Frazier legend DiVirgilio dies at 93
TribLIVE Sports Videos
Henry DiVirgilio, a coaching legend from the small community of Perryopolis, is gone.
However, the school's all-time winningest basketball coach will always be remembered for bringing gold back to the school and community.
DiVirgilio, 93, died Tuesday in Delmont.
DiVirgilio also coached baseball and football, but it was basketball where he left his mark at the school.
He retired with 457 wins in a 30-year career that included coaching the Commodores to the WPIAL Class B title in 1969 — the only WPIAL basketball title in the school's history.
He retired from the district in 1983 and about 20 years later the high school's gymnasium was named in his honor.
Although DiVirgilio coached numerous section champions at Frazier, it was the history-making team in 1969 that will be most remembered.
DiVirgilio's Commodores knocked off Center, 69-56, in the title game with a lineup that included the late Jerry Boyle, Wes and Charlie Ramsey, Rod King and Jim Davis.
“It's a shocker you're telling me,” said Charlie Ramsey. “I was just thinking about going to see him. The last time I saw him was a couple years ago in Perryopolis and we just talked about old times.”
Wes Ramsey, who is vacationing in Niagara Falls, said the 1969 team would never have made history if not for DiVirgilio.
“For one, he had the intestinal fortitude to use as many as four black kids at a time and that didn't go over too well back then. It just wasn't popular in the town,” Wes Ramsey said. “Plus, he instituted the man-to-man defense and we would have never gotten out of the section if we played zone defense back then. We didn't start anybody over six feet, and he took the same defense that Eddie McCluskey used at Farrell and brought it to Frazier.
“Finally, his training regimen really had us in shape. He made us do things in practice that, in the games, when other teams were dragging in the fourth quarter we were still going at it. He was one heck of a coach. He was an innovator.”
Charlie Ramsey recalled DiVirgilio as being an organized disciplinarian as a coach.
“He was well organized and we had a good bunch of guys who followed his script,” Ramsey said. “He was a good man, a good coach.
“We won the Class B title, which was the second largest classification back then,” Charlie Ramsey said. “We were interchangeable players and played a lot of different positions. I think that's what made us so good together. Those were good times. Those were times I would love to relive. It was a really big deal in the community. I thank Coach DiVirgilio for that.”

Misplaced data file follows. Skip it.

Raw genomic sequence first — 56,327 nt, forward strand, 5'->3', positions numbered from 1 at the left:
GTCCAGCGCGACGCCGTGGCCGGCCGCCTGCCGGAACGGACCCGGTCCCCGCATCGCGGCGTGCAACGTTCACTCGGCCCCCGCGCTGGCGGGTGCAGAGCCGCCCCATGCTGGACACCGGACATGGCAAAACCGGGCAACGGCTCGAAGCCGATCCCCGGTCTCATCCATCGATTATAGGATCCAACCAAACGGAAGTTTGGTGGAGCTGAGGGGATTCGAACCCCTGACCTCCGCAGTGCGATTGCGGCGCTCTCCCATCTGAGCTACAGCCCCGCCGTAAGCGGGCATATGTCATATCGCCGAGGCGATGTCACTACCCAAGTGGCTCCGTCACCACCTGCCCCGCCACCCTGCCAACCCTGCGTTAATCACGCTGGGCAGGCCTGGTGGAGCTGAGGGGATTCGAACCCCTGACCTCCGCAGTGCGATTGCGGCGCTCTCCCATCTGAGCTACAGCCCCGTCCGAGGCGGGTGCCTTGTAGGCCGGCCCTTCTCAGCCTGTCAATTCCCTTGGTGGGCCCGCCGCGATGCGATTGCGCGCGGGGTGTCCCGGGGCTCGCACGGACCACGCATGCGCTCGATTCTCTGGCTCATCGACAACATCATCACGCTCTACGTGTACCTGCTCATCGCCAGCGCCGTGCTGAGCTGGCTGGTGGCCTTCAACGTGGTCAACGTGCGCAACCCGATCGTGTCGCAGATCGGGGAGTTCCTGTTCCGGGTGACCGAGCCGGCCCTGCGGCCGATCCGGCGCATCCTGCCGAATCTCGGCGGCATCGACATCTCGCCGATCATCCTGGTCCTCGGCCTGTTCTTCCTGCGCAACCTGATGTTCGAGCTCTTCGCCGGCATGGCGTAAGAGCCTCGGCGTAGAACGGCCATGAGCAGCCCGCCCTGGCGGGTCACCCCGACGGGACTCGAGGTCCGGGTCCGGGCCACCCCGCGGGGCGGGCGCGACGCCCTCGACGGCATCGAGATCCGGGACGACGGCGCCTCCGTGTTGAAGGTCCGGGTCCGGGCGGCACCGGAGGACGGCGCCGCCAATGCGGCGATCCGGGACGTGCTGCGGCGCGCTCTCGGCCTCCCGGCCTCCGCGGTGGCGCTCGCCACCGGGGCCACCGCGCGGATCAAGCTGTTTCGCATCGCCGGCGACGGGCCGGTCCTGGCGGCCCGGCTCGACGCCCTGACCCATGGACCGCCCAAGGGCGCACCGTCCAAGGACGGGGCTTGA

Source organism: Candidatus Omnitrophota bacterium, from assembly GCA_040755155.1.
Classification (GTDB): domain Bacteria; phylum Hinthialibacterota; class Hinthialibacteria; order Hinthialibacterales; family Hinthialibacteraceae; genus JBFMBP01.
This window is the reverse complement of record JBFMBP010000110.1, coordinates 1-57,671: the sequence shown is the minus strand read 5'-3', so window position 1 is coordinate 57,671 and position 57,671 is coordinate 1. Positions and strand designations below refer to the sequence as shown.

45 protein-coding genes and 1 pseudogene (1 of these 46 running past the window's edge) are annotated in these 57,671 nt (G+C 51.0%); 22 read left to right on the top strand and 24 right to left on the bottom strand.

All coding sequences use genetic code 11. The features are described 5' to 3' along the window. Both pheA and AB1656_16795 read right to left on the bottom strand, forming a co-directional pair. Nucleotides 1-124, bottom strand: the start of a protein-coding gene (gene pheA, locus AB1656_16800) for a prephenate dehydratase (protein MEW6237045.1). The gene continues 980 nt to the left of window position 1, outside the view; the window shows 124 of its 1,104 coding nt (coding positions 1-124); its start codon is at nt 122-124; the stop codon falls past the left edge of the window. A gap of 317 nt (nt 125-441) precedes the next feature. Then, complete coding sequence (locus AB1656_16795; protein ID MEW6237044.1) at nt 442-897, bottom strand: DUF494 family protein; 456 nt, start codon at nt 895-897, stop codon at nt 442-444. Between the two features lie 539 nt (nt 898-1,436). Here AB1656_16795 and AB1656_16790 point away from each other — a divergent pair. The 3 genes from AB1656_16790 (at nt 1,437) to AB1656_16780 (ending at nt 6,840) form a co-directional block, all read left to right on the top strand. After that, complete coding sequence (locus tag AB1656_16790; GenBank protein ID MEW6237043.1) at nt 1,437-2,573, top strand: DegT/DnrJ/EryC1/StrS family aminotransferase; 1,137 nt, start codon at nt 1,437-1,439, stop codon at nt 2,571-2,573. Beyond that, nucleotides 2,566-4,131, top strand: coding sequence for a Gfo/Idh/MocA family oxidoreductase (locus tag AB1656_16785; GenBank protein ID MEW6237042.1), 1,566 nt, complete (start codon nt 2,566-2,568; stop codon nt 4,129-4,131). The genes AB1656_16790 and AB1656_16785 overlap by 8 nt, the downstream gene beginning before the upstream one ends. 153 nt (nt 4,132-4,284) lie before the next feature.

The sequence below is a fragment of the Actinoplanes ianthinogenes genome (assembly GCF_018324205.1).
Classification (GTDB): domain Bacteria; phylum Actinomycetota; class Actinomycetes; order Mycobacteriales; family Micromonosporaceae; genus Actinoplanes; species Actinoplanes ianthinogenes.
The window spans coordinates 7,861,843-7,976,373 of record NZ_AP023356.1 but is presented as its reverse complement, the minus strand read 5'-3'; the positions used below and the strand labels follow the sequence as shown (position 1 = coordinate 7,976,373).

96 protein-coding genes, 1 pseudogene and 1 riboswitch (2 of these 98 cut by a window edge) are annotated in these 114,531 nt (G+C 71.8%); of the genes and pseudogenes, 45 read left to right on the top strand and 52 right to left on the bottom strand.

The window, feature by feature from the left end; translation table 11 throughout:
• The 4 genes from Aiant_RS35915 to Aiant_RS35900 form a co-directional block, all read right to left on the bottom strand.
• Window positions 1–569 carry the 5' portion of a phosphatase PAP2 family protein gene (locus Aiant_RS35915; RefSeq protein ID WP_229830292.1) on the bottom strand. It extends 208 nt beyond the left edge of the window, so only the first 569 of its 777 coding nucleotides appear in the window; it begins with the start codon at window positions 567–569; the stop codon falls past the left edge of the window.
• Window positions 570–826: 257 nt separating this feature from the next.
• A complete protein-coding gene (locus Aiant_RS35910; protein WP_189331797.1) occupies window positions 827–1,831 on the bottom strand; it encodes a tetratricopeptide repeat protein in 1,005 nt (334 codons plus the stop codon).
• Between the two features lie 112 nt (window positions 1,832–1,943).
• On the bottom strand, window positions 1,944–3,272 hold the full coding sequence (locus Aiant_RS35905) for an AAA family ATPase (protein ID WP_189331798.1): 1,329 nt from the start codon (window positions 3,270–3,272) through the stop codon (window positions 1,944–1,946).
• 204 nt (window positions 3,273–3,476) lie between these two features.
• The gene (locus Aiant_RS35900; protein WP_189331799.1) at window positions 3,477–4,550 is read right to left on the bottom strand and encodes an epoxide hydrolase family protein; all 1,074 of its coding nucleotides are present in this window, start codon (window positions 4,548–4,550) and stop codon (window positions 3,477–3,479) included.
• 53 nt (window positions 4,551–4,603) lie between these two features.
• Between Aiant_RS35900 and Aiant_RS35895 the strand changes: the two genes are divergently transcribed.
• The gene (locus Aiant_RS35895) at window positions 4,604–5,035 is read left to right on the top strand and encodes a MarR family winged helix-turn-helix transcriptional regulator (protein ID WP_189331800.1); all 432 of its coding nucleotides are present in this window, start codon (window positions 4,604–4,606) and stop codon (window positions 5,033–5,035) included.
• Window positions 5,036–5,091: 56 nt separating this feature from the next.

Larry Mikesell, who coached and worked under DiVirgilio, said he was a man of great integrity, yet humble.
“Whether you played for him, coached for him or worked under him — he was my principal at Frazier — he treated everybody the same,” Mikesell said. “He was very personable. He was just a brilliant man. Really, he was just hard to describe other than special.”
A complete obituary for DiVirgilio can be found on Page 4A.
Jeff Oliver is a sports editor for Trib Total Media. He can be reached at 724-684-2666 or email@example.com.
Show commenting policy
TribLive commenting policy
You are solely responsible for your comments and by using TribLive.com you agree to our Terms of Service.
We moderate comments. Our goal is to provide substantive commentary for a general readership. By screening submissions, we provide a space where readers can share intelligent and informed commentary that enhances the quality of our news and information.
While most comments will be posted if they are on-topic and not abusive, moderating decisions are subjective. We will make them as carefully and consistently as we can. Because of the volume of reader comments, we cannot review individual moderation decisions with readers.
We value thoughtful comments representing a range of views that make their point quickly and politely. We make an effort to protect discussions from repeated comments either by the same reader or different readers.
We follow the same standards for taste as the daily newspaper. A few things we won't tolerate: personal attacks, obscenity, vulgarity, profanity (including expletives and letters followed by dashes), commercial promotion, impersonations, incoherence, proselytizing and SHOUTING. Don't include URLs to Web sites.
We do not edit comments. They are either approved or deleted. We reserve the right to edit a comment that is quoted or excerpted in an article. In this case, we may fix spelling and punctuation.
We welcome strong opinions and criticism of our work, but we don't want comments to become bogged down with discussions of our policies and we will moderate accordingly.
We appreciate it when readers and people quoted in articles or blog posts point out errors of fact or emphasis and will investigate all assertions. But these suggestions should be sent via e-mail. To avoid distracting other readers, we won't publish comments that suggest a correction. Instead, corrections will be made in a blog post or in an article.
- Shady Side Academy’s Groff brothers set for Maccabi Games
- Baldwin boys basketball team to be led by solid senior leadership in 2015-16
- Monessen’s Brown coaching in J. Budd Grebb Memorial Summer Basketball League
- Seneca Valley summer basketball camp proves successful
- Young Penn-Trafford girls basketball team using summer league to improve
- Quaker Valley boys basketball puts in summer work
- Sarra has made a career out of achieving
- No lack of scoring in Grebb boys’ action